The spike in energy prices could be a result of the escalating Middle East conflict, according to a new report
The conflict in the Middle East threatens to disrupt the oil supply and subsequently hurt global economic growth in 2024, Fitch Ratings has warned.
In a report on Friday, the agency outlined a potential scenario with higher-than-expected oil prices, which is expected to curb world GDP growth by 0.4 percentage points next year.
Fitch’s previous forecast suggested that oil would average $75 per barrel in 2024 and $70 in 2025. However, the conflict in the Middle East has changed all that. “Our scenario assumes that, due to supply restrictions, oil prices average $120/bbl in 2024 and $100/bbl in 2025,” it added.
“Higher oil prices would dampen GDP growth in almost all the Fitch 20 (economies it forecasts), although the impact would largely dissipate in 2025,” Fitch wrote, noting that growth in the US, the Eurozone and Japan would ebb 0.5 percentage points in 2024.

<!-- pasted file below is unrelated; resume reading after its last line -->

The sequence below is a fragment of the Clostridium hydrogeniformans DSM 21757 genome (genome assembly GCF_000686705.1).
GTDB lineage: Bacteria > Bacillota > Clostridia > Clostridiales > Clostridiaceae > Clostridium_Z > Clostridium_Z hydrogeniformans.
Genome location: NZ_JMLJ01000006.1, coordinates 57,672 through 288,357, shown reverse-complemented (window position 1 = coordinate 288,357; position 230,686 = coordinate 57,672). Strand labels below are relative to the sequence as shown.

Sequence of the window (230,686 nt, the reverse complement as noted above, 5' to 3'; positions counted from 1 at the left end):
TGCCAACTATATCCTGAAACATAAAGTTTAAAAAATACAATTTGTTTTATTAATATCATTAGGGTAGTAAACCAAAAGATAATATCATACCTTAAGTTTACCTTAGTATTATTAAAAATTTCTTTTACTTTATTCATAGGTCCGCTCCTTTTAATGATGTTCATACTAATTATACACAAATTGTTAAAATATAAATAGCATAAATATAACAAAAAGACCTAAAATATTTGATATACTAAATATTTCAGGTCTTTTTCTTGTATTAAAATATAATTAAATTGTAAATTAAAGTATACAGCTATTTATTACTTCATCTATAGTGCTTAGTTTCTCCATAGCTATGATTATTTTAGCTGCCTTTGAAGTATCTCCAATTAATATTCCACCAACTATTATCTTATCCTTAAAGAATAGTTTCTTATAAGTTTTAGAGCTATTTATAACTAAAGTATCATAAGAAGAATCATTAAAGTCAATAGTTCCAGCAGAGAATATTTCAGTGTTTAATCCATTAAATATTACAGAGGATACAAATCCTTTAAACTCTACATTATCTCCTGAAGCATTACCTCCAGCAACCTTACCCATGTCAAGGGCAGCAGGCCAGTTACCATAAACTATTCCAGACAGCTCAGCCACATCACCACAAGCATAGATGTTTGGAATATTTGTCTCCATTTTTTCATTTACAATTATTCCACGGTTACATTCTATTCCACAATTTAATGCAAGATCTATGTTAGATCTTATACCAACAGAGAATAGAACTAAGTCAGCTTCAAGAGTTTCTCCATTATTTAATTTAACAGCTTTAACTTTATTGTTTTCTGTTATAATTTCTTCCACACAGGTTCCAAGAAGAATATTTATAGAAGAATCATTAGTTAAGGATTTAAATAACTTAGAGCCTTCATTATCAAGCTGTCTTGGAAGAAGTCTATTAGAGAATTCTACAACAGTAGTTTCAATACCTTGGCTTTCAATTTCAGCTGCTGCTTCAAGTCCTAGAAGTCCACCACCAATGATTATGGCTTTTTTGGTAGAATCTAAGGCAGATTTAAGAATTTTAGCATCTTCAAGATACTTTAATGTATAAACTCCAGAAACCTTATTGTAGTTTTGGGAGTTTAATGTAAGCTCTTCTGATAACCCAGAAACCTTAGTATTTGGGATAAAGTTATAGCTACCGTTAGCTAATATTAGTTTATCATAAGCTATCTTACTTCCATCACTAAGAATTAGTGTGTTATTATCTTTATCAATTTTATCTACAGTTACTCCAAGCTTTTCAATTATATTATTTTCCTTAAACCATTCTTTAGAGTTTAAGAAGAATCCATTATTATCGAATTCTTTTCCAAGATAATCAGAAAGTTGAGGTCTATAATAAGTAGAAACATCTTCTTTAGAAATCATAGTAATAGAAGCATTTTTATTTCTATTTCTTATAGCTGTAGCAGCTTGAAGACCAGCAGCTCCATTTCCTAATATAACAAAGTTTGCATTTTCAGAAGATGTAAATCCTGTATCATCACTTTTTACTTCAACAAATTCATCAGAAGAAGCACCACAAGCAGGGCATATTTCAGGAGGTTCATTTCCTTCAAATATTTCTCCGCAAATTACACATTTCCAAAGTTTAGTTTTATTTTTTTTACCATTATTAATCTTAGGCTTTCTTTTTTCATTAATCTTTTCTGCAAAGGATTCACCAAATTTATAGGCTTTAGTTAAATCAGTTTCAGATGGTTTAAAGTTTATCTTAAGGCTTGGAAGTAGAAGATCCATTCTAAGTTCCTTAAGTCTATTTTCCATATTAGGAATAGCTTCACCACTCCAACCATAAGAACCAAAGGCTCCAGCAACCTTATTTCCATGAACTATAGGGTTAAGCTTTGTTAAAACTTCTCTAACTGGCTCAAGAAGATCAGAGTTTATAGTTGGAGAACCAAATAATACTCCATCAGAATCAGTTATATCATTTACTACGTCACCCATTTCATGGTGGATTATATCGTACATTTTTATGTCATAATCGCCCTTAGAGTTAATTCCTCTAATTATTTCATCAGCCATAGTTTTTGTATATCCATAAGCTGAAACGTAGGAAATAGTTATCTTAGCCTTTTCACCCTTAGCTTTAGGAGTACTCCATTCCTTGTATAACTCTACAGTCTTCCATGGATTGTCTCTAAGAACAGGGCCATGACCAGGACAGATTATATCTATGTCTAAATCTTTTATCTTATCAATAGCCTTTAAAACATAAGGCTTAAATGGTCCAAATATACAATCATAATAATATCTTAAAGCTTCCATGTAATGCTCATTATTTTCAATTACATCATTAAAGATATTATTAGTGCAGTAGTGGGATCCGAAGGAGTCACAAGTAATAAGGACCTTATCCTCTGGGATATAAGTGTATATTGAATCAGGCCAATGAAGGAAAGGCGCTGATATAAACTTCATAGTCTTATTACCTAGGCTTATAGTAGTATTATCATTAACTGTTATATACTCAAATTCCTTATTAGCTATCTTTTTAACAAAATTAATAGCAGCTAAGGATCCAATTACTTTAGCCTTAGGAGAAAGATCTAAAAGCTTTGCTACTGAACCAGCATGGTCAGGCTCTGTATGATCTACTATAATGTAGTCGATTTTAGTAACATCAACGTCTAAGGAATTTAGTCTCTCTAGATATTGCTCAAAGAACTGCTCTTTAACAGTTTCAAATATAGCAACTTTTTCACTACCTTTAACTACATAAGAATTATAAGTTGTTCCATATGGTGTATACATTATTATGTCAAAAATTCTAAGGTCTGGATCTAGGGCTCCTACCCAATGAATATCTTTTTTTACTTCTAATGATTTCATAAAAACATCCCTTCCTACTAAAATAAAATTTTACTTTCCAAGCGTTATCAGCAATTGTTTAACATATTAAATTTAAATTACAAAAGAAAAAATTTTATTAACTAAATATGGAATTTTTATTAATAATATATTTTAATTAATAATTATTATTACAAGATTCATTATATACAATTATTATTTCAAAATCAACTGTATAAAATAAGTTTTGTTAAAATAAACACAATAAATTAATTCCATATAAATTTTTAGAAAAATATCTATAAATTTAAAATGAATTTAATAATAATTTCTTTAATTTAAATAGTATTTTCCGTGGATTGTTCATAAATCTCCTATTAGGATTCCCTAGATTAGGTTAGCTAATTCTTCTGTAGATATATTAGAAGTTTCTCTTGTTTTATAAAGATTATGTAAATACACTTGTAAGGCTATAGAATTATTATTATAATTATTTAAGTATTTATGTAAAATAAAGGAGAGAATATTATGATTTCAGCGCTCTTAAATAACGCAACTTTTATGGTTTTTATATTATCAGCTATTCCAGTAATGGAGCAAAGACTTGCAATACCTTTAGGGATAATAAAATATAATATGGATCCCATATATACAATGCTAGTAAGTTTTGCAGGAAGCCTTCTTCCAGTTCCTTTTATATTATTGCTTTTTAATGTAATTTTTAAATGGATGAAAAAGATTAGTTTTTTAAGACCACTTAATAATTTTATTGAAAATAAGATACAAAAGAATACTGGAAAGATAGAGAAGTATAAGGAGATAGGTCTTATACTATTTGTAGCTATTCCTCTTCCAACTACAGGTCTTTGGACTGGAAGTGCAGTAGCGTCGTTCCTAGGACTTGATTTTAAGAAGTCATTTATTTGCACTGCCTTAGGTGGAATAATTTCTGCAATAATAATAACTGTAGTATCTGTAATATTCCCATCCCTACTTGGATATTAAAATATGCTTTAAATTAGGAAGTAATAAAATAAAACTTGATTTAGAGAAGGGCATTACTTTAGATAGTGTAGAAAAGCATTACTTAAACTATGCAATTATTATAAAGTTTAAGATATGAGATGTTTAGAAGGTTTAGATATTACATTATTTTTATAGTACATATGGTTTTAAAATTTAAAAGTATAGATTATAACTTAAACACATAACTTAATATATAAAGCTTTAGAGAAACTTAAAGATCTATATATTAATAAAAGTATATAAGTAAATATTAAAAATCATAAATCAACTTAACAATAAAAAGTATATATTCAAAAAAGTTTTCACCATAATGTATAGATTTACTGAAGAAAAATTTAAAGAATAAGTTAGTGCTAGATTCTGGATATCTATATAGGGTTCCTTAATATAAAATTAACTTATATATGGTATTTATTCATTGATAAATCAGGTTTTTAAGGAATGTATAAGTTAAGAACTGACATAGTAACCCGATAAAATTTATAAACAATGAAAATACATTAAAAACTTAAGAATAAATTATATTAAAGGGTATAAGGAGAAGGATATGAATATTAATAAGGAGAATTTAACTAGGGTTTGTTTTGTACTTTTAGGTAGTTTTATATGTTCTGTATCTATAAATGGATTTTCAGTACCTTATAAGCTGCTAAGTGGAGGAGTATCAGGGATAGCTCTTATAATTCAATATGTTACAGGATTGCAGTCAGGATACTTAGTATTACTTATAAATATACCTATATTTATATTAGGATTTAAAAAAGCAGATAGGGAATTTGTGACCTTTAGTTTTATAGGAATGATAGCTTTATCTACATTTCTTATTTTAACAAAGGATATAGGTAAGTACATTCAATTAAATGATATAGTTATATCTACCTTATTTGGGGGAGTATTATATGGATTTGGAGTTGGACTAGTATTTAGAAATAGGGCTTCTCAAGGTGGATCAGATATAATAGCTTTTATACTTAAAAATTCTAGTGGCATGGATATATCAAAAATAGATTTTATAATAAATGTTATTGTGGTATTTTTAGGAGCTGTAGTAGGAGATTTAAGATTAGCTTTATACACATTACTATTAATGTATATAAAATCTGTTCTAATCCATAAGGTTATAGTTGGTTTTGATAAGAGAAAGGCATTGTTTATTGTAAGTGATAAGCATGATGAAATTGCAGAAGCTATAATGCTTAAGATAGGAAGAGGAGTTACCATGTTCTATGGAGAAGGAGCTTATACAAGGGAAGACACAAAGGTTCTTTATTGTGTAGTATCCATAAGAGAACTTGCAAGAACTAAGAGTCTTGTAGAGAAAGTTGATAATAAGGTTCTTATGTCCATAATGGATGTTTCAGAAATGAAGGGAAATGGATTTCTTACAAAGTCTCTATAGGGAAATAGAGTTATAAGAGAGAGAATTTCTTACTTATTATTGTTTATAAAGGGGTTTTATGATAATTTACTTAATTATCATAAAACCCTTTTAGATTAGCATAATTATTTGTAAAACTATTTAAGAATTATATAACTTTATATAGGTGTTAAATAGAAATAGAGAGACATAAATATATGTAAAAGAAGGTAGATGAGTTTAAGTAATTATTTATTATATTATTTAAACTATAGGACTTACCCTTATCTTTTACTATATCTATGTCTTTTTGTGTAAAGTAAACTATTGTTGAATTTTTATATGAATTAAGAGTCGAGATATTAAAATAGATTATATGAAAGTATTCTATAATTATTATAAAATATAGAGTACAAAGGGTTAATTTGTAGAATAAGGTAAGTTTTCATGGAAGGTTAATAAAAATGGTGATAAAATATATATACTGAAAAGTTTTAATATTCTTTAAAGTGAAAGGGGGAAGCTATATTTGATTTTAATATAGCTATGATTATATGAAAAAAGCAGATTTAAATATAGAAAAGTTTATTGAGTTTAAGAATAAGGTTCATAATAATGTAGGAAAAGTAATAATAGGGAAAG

It also assumed that the largest impacts among the main emerging market countries would be in South Africa and Türkiye.
“Russia, and to a much lesser extent Brazil, would see a positive impact due to the important role of oil production in these economies,” the report noted.
Higher oil prices would lead to higher-than-expected inflation rates in 2024, followed by corrections in 2025, according to the ratings agency. The inflation impact would be short-lived and partly offset by lower-than-forecast inflation rates in 2025.
“An oil price shock related to the Middle East conflict could be accompanied by tighter financial conditions, lower business and consumer confidence, and corrections in financial markets,” Fitch concluded.
The Middle East found itself in the throes of renewed violence on October 7, when the Palestinian armed group Hamas launched a surprise attack on Israel, killing over 1,200 people. Israel’s retaliatory bombardment of Gaza has led to over 10,000 deaths so far, according to Palestinian authorities. The biggest threat to the global economy comes from the potential of the conflict spreading to other countries in the region.
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